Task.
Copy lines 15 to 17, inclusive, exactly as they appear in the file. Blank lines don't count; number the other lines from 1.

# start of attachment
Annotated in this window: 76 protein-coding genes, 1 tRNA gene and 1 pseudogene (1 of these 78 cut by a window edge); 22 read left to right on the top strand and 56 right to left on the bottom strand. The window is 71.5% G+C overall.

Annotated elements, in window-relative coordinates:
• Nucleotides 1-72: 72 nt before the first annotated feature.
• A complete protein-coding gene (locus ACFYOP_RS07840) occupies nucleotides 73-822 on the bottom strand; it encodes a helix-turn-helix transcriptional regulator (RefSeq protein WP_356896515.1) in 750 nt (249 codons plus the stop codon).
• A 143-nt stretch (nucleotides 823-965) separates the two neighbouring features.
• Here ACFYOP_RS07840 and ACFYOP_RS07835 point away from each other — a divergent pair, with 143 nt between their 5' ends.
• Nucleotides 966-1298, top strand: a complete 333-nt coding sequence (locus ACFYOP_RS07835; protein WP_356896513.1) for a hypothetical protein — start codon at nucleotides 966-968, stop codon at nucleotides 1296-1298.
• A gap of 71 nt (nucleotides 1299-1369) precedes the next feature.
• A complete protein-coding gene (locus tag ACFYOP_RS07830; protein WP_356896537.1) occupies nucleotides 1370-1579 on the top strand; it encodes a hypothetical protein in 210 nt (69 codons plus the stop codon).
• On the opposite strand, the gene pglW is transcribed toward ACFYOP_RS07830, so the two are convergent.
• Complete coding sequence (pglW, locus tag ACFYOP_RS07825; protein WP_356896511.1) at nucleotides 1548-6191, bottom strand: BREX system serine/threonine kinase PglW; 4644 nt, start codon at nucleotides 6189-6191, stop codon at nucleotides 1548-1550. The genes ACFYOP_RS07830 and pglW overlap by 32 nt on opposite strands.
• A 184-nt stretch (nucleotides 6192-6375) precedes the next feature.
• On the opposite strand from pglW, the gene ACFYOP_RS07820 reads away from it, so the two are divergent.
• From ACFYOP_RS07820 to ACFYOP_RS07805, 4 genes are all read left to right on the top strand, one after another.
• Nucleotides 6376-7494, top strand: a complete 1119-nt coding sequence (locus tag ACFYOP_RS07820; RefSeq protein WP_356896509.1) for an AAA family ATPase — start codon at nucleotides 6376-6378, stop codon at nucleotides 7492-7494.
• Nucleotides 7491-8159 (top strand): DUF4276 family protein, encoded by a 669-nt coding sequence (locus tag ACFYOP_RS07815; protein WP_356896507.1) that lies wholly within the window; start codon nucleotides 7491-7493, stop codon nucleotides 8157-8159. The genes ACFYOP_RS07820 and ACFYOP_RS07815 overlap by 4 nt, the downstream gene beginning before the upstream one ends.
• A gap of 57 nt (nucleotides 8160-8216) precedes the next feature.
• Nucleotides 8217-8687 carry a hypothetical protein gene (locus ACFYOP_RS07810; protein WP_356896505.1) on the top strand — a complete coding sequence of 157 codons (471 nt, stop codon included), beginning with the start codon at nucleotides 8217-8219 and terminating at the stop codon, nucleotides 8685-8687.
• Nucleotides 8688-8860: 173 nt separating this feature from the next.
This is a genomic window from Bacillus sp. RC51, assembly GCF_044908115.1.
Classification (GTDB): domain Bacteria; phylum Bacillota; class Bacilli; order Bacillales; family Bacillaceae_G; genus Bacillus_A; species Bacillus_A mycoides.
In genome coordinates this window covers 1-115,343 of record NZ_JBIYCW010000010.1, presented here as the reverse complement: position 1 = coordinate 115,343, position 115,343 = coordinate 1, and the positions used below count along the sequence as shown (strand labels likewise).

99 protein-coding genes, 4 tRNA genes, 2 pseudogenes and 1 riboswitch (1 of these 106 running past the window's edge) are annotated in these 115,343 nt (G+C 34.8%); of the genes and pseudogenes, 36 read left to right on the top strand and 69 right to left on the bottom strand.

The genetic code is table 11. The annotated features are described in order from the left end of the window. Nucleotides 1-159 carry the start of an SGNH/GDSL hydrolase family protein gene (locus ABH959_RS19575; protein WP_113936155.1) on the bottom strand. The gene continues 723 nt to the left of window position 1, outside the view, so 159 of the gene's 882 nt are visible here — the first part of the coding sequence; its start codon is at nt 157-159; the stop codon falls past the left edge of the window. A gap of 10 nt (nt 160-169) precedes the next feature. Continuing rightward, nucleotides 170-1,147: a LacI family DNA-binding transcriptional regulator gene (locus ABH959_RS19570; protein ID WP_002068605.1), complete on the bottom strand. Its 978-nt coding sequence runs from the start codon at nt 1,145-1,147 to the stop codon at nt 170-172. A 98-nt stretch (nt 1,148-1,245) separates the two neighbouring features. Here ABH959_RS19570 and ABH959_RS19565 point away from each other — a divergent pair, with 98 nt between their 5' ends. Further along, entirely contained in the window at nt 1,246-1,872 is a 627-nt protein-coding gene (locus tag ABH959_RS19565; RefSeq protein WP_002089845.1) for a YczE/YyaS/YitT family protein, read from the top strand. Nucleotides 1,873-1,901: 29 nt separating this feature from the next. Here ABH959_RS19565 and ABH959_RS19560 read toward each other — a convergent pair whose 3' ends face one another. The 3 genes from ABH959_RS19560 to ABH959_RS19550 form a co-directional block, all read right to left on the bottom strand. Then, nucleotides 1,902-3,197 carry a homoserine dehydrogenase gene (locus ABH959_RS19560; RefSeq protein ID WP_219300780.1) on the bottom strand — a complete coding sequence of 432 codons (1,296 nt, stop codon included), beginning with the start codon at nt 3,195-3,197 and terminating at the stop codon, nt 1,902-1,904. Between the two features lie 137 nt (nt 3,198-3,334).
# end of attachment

• Nucleotides 6376-7494, top strand: a complete 1119-nt coding sequence (locus tag ACFYOP_RS07820; RefSeq protein WP_356896509.1) for an AAA family ATPase — start codon at nucleotides 6376-6378, stop codon at nucleotides 7492-7494.
• Nucleotides 7491-8159 (top strand): DUF4276 family protein, encoded by a 669-nt coding sequence (locus tag ACFYOP_RS07815; protein WP_356896507.1) that lies wholly within the window; start codon nucleotides 7491-7493, stop codon nucleotides 8157-8159. The genes ACFYOP_RS07820 and ACFYOP_RS07815 overlap by 4 nt, the downstream gene beginning before the upstream one ends.
• A gap of 57 nt (nucleotides 8160-8216) precedes the next feature.